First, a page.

Q&A With Conor McGregor's Striking Coach, Owen Roddy

The MMA fighting expert gave M&F the lowdown on McGregor's training.


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M&F: What was your first impression of Conor?

Owen Roddy: When he came into the gym and onto the Irish team, we were all mainly grapplers with a bit of striking. There’s nobody that was a very powerful striker. When Conor came in I knew he had unbelievable power and very good timing, and then from very early on I knew he had something special. He was always very confident from Day 1. He hasn’t really changed in that regard. People think he puts on a persona for the TV, but he was always 100% [genuine]. He always had that belief in himself. So those two things set him up to have the potential to be one of the greats.

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Conor’s been fighting for 10 years. How much longer does he have left?

I always say this: It’s not about how many years, it’s about how many times that chin has been touched. I can count on my hand how many times Conor has been hit clean on the chin. It’s very, very little. He hasn’t taken any damage realistically. He took some damage in the Diaz fights. Other than that his chin is perfect. If he keeps doing what he’s done for the past 10 or 12 years, he could fight until he’s 40.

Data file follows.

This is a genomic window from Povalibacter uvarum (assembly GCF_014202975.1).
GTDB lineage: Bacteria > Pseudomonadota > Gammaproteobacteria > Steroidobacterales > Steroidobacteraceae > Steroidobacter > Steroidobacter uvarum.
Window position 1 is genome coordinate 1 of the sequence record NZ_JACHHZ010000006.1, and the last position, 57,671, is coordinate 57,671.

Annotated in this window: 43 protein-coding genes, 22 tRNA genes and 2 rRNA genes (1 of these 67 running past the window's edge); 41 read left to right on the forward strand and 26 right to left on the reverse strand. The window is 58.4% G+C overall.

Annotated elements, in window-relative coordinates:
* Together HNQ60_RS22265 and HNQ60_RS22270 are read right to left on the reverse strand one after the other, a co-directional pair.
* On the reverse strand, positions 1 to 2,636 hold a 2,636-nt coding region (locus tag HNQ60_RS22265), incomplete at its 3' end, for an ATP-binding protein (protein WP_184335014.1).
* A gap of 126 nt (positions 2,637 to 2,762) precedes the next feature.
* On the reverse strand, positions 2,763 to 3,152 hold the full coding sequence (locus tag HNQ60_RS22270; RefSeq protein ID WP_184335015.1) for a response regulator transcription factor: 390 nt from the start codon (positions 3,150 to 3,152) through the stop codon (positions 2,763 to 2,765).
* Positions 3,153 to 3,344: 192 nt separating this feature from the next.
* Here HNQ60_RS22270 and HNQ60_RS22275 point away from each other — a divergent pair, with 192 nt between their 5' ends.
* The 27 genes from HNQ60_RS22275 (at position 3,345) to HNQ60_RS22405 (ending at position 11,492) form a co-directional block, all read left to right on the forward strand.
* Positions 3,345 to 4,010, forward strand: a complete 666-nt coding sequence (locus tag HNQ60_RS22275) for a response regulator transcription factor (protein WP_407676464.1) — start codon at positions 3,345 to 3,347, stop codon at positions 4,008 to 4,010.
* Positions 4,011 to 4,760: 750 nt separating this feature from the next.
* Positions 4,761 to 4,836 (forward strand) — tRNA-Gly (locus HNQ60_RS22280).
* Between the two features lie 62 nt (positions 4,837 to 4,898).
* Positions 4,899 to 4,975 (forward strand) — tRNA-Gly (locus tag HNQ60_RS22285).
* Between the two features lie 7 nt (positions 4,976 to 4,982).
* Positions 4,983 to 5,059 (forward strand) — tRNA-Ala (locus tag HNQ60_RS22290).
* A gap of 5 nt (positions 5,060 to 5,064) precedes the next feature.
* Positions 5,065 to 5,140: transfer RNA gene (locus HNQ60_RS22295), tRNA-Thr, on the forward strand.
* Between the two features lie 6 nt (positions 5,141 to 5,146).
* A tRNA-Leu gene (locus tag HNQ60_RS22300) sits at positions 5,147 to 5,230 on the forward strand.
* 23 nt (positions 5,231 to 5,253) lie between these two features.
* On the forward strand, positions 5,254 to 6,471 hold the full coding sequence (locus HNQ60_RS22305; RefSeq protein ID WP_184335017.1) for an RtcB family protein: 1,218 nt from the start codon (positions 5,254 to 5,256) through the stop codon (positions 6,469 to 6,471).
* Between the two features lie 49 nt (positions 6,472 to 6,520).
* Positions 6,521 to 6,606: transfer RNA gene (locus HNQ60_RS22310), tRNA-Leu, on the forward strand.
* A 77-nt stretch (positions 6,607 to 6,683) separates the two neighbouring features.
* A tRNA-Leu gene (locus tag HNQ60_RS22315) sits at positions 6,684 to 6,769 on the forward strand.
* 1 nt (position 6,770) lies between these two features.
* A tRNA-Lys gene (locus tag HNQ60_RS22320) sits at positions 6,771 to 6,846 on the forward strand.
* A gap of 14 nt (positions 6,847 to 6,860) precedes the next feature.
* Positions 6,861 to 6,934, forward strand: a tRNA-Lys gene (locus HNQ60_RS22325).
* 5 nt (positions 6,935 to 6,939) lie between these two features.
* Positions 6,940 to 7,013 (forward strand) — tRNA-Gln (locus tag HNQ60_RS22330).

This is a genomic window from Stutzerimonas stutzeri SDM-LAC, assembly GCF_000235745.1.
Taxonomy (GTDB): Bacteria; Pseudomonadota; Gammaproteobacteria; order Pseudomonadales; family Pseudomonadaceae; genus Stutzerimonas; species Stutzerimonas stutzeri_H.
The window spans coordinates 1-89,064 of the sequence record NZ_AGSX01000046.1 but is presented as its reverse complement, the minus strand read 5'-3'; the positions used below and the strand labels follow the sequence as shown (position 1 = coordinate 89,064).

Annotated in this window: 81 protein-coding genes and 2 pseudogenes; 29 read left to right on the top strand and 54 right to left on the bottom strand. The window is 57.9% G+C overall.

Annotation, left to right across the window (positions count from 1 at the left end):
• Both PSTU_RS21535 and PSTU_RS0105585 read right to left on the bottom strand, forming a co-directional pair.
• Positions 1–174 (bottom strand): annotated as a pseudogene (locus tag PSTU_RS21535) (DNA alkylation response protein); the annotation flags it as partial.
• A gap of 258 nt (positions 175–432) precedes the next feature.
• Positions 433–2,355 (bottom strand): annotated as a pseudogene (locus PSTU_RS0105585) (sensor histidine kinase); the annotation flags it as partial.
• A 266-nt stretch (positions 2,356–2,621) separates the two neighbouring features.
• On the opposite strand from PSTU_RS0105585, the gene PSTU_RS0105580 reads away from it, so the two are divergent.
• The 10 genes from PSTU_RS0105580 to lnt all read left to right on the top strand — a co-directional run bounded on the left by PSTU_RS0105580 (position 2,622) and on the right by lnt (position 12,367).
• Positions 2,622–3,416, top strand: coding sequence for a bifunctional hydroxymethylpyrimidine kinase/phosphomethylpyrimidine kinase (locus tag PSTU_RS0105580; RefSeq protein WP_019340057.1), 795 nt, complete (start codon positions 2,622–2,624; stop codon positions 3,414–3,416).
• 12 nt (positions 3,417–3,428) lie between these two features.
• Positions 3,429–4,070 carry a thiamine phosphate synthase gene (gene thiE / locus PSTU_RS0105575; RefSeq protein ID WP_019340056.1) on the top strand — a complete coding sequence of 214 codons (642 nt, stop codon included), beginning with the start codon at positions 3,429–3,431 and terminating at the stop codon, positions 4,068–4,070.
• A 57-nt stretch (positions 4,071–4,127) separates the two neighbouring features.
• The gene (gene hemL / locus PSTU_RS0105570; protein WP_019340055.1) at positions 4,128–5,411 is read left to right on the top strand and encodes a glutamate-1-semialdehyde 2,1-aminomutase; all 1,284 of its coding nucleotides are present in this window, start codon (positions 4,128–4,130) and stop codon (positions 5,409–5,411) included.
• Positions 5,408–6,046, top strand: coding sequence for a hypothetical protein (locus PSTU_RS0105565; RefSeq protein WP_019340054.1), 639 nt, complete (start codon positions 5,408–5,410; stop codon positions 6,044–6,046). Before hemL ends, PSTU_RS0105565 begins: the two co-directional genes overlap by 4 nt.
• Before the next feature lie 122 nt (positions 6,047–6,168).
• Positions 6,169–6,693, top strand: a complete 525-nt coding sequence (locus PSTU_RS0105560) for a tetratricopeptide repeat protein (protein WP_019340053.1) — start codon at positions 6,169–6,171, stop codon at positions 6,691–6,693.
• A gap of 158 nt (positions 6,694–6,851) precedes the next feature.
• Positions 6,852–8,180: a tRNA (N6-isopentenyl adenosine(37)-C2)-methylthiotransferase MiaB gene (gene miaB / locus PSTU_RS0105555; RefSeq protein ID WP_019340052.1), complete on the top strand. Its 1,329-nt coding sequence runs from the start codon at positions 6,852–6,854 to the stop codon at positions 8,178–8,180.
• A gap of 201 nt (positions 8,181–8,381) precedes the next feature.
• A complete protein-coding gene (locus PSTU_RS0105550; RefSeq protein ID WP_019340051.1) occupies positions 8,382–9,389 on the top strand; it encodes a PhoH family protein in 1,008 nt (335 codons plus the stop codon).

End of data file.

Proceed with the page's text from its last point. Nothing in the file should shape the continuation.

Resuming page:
How often does Conor spend working on strikes?

When we’re in camp it’s almost every single day, a half an hour straight just working on refining strikes. Everybody knows it’s the left hand, his uppercut. He lands his shots over and over and over and over again.

It was a Bruce Lee saying: Fear not the man who has practiced 10,000 kicks once, but fear the man who has practiced one kick 10,000 times. Conor has his set shots that he lands on everybody and that’s because we spend a lot of time refining those.

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Who are some other great strikers?

Everybody at SBG [Straight Blast Gym] has fantastic striking, although they don’t get the knockouts that Conor seems to get. They’re all different in regards to how they move. If you look at Artem Lobov, he moves completely different from Conor, but it works for him. And he also has amazing knockout power. They’re all doing fantastic, but Conor, he’s a step above everyone else.

What are Conor’s weaknesses?

I think hardening the leg kicks—he never leg-kicks. He’s never really had to, and setting them up would have been a little more difficult for him being a southpaw. Conor is a competitor; people don’t realize how good he is on the ground and how good he is at wrestling. He’ll go for the ground if need be or if he sees something there, but he wants to knock people out. The way a common fight with Conor is, if he manages to take the shots off, he’s going to be trying for the takedown. It’s just the way it is. That’s why people are saying, “Conor hasn’t been tested in the ring, I haven’t seen him wrestle people, I haven’t seen him on the ground.”

Speaking of wrestling, how would Conor do in WWE?